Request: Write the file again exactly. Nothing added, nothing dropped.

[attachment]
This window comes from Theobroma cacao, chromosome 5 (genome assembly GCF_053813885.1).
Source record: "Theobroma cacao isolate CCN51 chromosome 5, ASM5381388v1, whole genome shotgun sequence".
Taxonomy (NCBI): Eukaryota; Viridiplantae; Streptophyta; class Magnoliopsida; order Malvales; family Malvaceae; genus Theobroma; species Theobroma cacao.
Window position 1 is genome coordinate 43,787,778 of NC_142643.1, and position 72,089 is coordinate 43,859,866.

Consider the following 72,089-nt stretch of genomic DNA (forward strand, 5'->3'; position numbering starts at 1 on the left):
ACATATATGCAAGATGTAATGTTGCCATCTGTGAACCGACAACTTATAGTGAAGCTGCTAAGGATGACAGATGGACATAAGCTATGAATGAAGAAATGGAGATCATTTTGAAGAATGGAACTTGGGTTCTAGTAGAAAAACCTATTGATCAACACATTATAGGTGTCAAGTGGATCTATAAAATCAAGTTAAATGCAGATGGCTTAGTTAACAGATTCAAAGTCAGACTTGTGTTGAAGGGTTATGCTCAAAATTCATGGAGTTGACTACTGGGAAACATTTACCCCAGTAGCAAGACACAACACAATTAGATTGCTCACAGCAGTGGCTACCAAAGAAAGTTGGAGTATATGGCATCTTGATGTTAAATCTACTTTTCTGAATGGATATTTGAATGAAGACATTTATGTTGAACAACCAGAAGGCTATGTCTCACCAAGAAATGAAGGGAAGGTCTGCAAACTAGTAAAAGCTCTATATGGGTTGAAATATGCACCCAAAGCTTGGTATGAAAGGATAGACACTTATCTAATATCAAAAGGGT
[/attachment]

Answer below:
This window comes from Theobroma cacao, chromosome 5 (genome assembly GCF_053813885.1).
Source record: "Theobroma cacao isolate CCN51 chromosome 5, ASM5381388v1, whole genome shotgun sequence".
Taxonomy (NCBI): Eukaryota; Viridiplantae; Streptophyta; class Magnoliopsida; order Malvales; family Malvaceae; genus Theobroma; species Theobroma cacao.
Window position 1 is genome coordinate 43,787,778 of NC_142643.1, and position 72,089 is coordinate 43,859,866.

Consider the following 72,089-nt stretch of genomic DNA (forward strand, 5'->3'; position numbering starts at 1 on the left):
ACATATATGCAAGATGTAATGTTGCCATCTGTGAACCGACAACTTATAGTGAAGCTGCTAAGGATGACAGATGGACATAAGCTATGAATGAAGAAATGGAGATCATTTTGAAGAATGGAACTTGGGTTCTAGTAGAAAAACCTATTGATCAACACATTATAGGTGTCAAGTGGATCTATAAAATCAAGTTAAATGCAGATGGCTTAGTTAACAGATTCAAAGTCAGACTTGTGTTGAAGGGTTATGCTCAAAATTCATGGAGTTGACTACTGGGAAACATTTACCCCAGTAGCAAGACACAACACAATTAGATTGCTCACAGCAGTGGCTACCAAAGAAAGTTGGAGTATATGGCATCTTGATGTTAAATCTACTTTTCTGAATGGATATTTGAATGAAGACATTTATGTTGAACAACCAGAAGGCTATGTCTCACCAAGAAATGAAGGGAAGGTCTGCAAACTAGTAAAAGCTCTATATGGGTTGAAATATGCACCCAAAGCTTGGTATGAAAGGATAGACACTTATCTAATATCAAAAGGGT